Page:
That's the seismic shift Gov. John Kitzhaber wants to make in the state's public school system through a package of education bills passed by the Legislature last month.
FLORIDA: New ad from Rove-affiliated group targets Nelson
Virginia Chamblee for the Florida Independent
Another ad from Crossroads GPS, a conservative group affiliated with Karl Rove, has hit the Florida airwaves — this one directed at Democratic Sen. Bill Nelson. The ad is part of a $20 million campaign launched by Crossroads, which includes attack ads in several states. The group spent $15 million on attack ads during the 2010 election cycle.
As previously reported by The Florida Independent, an independent expenditure PAC called Priorities USA Action fired back at Crossroads with its own set of ads, which aim to “inform voters about the source of the Rove ad and the truth about the Republican plan, a Rick Scott-style budget that would slash health care for seniors and cut education for the middle class while giving tax breaks to big oil and the wealthy.”
MICHIGAN: Underfunded, crumbling Michigan roadways continue to decline
Sam Inglot for the Michigan Messenger
An annual report from a Michigan transportation council shows that Michigan’s crumbling roadways are likely to worsen in the coming years due to lack of funding from the state, with the state’s economy suffering as a result.
The Transportation Asset Management Council releases yearly reports on road conditions and their 2010 update showed Michigan has an underfunded and rapidly deteriorating road system.
According to the Council’s website:
“The Transportation Asset Management Council (TAMC) was established to expand the practice of asset management statewide to enhance the productivity of investing in Michigan’s roads and bridges. Part of the TAMC’s mission is to collect physical inventory and condition data on all roads and bridges in Michigan.”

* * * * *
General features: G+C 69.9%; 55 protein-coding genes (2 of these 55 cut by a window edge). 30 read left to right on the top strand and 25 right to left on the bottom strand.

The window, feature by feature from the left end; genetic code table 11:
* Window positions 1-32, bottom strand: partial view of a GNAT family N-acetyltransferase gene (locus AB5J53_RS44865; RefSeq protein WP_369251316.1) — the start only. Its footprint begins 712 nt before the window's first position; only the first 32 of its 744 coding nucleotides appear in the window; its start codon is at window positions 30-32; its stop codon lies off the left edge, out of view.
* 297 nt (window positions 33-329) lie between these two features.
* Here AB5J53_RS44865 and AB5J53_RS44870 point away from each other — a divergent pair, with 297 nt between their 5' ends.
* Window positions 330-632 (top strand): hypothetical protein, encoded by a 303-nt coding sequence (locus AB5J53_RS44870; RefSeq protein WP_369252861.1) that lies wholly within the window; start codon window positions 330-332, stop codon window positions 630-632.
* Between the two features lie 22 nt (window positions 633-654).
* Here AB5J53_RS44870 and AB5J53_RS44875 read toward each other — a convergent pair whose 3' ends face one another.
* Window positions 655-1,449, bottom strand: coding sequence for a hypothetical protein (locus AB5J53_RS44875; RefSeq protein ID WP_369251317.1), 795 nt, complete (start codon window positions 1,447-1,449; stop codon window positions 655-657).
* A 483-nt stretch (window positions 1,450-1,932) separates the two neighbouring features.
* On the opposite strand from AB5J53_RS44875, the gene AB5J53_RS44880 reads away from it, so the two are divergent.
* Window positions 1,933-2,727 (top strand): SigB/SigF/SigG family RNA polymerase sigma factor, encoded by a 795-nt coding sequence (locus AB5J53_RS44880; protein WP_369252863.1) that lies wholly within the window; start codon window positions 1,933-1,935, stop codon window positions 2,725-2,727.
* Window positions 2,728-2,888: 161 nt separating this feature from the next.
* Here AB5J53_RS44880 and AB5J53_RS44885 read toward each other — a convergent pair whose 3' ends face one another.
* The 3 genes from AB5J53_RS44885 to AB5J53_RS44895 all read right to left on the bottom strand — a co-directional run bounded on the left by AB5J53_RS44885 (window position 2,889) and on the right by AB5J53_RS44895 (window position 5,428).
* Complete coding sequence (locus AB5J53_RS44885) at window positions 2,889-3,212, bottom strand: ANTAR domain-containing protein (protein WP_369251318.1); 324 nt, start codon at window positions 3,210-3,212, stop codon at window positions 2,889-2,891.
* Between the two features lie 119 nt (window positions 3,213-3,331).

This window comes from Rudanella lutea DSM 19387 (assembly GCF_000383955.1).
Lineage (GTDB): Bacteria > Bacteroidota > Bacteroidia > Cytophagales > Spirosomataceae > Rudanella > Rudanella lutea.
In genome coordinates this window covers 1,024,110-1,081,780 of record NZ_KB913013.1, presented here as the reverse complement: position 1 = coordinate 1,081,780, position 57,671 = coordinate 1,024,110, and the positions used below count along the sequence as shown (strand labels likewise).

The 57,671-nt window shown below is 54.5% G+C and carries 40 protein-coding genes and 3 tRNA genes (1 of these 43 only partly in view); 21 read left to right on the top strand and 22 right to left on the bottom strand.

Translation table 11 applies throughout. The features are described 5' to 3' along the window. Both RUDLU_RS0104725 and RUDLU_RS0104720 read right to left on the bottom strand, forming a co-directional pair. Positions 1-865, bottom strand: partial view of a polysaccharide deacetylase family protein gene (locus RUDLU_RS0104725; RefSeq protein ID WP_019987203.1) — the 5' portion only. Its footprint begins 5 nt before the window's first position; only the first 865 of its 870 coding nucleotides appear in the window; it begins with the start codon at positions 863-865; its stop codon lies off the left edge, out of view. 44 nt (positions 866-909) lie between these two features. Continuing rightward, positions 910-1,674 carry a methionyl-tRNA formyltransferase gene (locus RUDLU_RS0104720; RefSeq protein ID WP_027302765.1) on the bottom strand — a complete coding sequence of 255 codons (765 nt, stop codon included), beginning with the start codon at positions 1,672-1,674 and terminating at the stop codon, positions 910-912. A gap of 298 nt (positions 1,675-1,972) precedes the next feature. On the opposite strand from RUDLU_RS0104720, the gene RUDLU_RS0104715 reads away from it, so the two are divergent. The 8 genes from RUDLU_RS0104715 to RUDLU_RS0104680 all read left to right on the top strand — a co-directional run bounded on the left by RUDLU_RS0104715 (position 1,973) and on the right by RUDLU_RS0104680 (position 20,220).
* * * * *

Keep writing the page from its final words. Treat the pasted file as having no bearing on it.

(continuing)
MINNESOTA: Shutdown Roundup: Legislators still getting paid despite lack of progress
Sam Lane for the Minnesota Independent
Here are some of the shutdown-related news items that made headlines this weekend:
• A total of 138 of the state’s legislators have continued to receive pay during the state government shutdown, the Star Tribune reported.
Before the shutdown began, DFL Gov. Mark Dayton said he wouldn’t accept pay in the event of a shutdown. Soon after, 14 senators and 48 representatives said they’d also deny pay. That means 79 percent of the Senate and 65 percent of the House still are collecting paychecks in July, according to the Star Tribune.
Dean said Dayton should abandon his calls for increased taxes. He urged the governor to call a special session and pass a “lights on” bill that would allow government functions to continue while a final bill is negotiated.
As The American Independent previously reported, anti-abortion rights group Americans United for Life (AUL) released Thursday areport of allegations against Planned Parenthood Federation of America (PPFA), some of which date back several years. Accompanying the group’s findings is a call for Congress to begin a taxpayer-funded investigation on Planned Parenthood. AUL has accused Planned Parenthood of misusing federal funds; knowingly violating state and federal laws; and misleading women about abortion, fetal development and emergency contraceptive drugs.
On Friday, Planned Parenthood released a statement to media outlets responding to AUL’s “ideologically-driven publication.”